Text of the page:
The idea of a lavender marriage—in which homosexual men and women partake in a marriage of convenience with someone of the opposite sex—is one that queer people worldwide consider, making do with exclusionary state policies to tap on the same benefits their heterosexual counterparts enjoy.
Several queer individuals we spoke to expressed having seriously considered a lavender marriage when the time comes for them to access HDB flats.
Ryan, 19, said, “I have talked to a close lesbian friend of mine about it before. We’re very close, and the only difference between us and a married couple is the lack of romantic attraction.”
On the other hand, others simply do not harbour fantasies of being a part of the heteronormative trajectory of owning a public housing flat.
Drake, 24, plans to rent for perpetuity once he has a stable income, with no intention of buying public housing.
“Honestly, with all the BTOs I’ve seen in person, I don’t think they’re worth as much as they’re sold at,” said Drake.
“If I’m going to spend hundreds of thousands of dollars for a home, I’d rather it be a house I absolutely love, at a place I can fully call my own, where the state isn’t so cruel to the people around me. Such a place does not exist, so renting it is.”
When the average Singaporean thinks about LGBTQ+ discrimination in Singapore, housing policies might not be the first place they look. After all, there are graver matters like Section 377A, which continues to criminalise sexual acts between consenting men.
Yet, even as the government assures queer Singaporeans that Section 377A will not be enforced, the fact remains that queer Singaporeans continue to face discrimination in other material aspects of their lives, even if laws and policies are not explicitly coded as anti-queer.
While recent changes to the Maintenance of Religious Harmony Act in 2019 was a step in the right direction towards protecting the LGBT community from violence incited by religious groups or movements, what do we do when the violence is psychological and comes from the very place most people consider a safe haven?
Home is frequently used as a metaphor for the nation. This is not unique to Singapore, but it is undoubtedly more palpable in a place where housing policies heavily influence one’s major life decisions.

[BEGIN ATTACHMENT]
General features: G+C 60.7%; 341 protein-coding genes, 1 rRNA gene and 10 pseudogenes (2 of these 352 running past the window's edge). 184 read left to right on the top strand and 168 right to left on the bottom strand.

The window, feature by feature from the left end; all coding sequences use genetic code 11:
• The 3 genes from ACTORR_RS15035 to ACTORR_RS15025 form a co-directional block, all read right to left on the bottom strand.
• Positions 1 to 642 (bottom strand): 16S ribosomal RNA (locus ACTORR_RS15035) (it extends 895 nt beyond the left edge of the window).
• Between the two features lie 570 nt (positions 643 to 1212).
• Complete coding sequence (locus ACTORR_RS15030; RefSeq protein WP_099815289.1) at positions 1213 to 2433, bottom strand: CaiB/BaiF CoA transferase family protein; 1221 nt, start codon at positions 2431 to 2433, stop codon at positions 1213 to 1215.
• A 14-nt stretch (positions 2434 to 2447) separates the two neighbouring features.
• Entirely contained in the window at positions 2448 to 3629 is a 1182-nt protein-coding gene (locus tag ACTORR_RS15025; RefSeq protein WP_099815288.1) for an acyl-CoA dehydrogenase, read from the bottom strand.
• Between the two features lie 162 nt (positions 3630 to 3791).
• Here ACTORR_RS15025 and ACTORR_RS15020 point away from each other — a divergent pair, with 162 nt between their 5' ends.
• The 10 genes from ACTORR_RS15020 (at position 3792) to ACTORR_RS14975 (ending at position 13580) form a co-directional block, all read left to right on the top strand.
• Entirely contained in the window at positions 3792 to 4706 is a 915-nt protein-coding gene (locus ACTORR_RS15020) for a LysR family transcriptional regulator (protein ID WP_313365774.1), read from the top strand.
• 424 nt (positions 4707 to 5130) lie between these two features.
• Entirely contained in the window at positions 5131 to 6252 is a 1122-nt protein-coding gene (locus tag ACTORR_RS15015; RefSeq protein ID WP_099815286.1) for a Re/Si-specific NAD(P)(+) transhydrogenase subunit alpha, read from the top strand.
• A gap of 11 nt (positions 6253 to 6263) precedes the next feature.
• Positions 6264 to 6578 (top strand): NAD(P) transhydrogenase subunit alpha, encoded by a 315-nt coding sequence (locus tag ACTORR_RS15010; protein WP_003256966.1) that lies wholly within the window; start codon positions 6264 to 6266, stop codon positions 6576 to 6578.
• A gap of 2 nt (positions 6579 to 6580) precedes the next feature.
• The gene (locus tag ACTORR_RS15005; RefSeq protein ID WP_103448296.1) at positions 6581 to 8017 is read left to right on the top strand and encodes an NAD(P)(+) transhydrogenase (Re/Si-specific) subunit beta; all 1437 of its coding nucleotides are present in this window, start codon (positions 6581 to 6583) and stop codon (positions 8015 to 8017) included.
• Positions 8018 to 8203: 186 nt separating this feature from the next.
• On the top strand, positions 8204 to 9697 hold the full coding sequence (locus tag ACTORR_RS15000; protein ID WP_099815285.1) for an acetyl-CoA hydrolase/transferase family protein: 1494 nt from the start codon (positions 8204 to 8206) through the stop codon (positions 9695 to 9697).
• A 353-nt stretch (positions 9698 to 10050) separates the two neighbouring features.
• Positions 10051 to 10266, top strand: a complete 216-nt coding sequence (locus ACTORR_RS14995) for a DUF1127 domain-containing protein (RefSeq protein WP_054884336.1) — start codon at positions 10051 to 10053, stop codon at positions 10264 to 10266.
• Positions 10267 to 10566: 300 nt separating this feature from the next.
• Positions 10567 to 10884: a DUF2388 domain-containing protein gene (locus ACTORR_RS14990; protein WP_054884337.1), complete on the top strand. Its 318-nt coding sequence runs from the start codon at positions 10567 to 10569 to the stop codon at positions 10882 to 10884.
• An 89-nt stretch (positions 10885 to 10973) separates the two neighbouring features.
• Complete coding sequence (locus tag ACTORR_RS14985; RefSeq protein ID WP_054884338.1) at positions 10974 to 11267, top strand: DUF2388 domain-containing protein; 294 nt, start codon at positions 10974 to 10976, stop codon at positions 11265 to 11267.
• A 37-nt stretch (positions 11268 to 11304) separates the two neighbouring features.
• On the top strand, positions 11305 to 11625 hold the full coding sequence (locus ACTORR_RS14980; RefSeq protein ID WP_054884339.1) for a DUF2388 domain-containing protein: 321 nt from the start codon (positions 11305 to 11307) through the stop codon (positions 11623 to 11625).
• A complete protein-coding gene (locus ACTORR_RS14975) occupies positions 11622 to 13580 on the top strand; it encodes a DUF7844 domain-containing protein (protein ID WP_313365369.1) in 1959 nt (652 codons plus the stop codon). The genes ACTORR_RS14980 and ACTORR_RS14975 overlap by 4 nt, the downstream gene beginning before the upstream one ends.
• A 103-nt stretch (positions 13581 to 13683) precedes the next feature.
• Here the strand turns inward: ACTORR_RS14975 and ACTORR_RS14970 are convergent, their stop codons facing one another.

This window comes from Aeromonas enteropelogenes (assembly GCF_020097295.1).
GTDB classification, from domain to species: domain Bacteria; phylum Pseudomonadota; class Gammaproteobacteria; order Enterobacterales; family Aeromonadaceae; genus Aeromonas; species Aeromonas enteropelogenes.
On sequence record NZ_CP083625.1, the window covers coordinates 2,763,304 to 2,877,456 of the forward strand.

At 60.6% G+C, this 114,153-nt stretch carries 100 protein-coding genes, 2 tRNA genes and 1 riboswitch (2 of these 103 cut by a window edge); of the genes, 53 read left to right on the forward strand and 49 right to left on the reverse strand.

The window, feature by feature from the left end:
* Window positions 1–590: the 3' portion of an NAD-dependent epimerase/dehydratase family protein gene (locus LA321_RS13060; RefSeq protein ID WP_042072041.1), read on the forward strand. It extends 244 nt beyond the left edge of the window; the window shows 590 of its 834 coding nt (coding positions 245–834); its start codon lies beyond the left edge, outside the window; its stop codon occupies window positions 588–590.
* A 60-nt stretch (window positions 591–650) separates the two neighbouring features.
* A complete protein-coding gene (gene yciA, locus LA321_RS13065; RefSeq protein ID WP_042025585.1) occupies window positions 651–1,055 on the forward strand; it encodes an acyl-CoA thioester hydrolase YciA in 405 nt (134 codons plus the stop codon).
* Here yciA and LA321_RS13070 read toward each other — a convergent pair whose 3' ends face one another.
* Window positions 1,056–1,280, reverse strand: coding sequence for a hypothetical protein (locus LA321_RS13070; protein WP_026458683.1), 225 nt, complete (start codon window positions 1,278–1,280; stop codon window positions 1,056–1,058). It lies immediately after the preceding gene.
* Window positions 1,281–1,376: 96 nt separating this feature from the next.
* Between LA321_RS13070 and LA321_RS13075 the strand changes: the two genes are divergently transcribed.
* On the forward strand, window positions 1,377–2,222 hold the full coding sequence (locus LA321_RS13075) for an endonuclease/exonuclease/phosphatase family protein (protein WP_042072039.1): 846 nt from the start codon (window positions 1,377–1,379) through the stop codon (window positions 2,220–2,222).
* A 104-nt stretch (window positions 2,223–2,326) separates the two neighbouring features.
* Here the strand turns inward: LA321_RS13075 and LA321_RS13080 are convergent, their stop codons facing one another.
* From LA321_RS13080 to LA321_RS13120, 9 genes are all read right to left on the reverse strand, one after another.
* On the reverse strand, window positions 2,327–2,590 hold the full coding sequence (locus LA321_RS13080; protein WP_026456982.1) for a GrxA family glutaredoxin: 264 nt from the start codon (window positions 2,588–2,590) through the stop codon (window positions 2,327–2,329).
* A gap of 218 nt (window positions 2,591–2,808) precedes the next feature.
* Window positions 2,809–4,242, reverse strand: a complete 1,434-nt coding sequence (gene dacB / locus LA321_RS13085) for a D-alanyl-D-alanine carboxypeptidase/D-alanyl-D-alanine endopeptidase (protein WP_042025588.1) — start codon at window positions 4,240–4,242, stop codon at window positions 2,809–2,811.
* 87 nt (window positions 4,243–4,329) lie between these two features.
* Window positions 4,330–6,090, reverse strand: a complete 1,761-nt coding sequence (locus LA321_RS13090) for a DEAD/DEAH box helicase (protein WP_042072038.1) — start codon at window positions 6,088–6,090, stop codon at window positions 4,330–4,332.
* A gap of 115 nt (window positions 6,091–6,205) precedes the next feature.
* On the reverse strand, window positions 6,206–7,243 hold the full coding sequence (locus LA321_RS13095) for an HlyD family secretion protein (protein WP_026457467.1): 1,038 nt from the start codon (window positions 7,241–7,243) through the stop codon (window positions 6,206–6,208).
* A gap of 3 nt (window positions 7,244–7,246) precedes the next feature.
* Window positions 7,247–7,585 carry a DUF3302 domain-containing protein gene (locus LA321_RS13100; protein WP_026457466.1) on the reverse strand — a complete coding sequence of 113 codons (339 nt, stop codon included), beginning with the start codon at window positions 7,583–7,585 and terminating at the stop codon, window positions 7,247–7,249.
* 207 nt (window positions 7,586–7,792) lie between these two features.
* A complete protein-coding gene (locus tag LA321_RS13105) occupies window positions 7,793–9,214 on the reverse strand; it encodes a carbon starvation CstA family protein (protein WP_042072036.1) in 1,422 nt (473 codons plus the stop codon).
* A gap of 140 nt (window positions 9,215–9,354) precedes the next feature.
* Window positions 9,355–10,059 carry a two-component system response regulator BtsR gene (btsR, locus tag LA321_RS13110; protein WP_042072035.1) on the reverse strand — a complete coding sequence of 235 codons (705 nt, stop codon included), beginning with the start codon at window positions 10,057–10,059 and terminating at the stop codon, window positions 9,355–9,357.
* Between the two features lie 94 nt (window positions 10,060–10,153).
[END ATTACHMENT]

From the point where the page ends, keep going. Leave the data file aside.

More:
One important ideology that the HDB promotes is the ideal family unit. Given the massive demand for a limited resource, it seems natural that the government would prioritise homes for Singaporeans it can count on to alleviate the nation’s declining birth rate—in other words, heterosexual Singaporeans who are either married or certain enough about marriage to pay a non-refundable downpayment.
But home, as Wayne Koestenbaum writes, has “grim meanings for the gay kid or the kid on the verge of claiming that ambiguous identity. Home is the boot camp for gender; at home, we are supposed to learn how to be straight. Queer identities arise against normative structures of the home, whether or not we later faithfully replicate the canons of domesticity.”
And if we are to see the nation as an extension of the home, with homeownership as an extension of having a stake in the country, then perhaps, for the queer Singaporean, renting is indeed a temporary measure in a country where queer citizens are unable to, using Minister of State Sim Ann’s words, “sink their roots.”
By extension, then, it is easy to see why emigration is a tempting prospect for so many queer Singaporeans, whose existence in their home country runs on borrowed—or rented—time.
Perhaps for queer Singaporeans, it might be more fruitful to remember the purpose of public housing.
While the goal is undoubtedly to provide affordable housing for Singaporeans, as the better parts of the PLH model have shown, it seems that queer Singaporeans continually take the backseat.
Meanwhile, their married heterosexual counterparts have enjoyed years of playing the investment game with a property whose purpose is fundamentally to house people, not capital, in the first place.
It seems, then, that both heterosexual and queer Singaporeans simultaneously redefine what home means. But for queer Singaporeans, home is less a piece of property to harvest for later returns and more of a chosen family.
As Sapphire aptly describes, “We are a lot more invested in each other’s emotional growth, which we make a conscious choice and effort to support, rather than being obligated to because of blood ties.”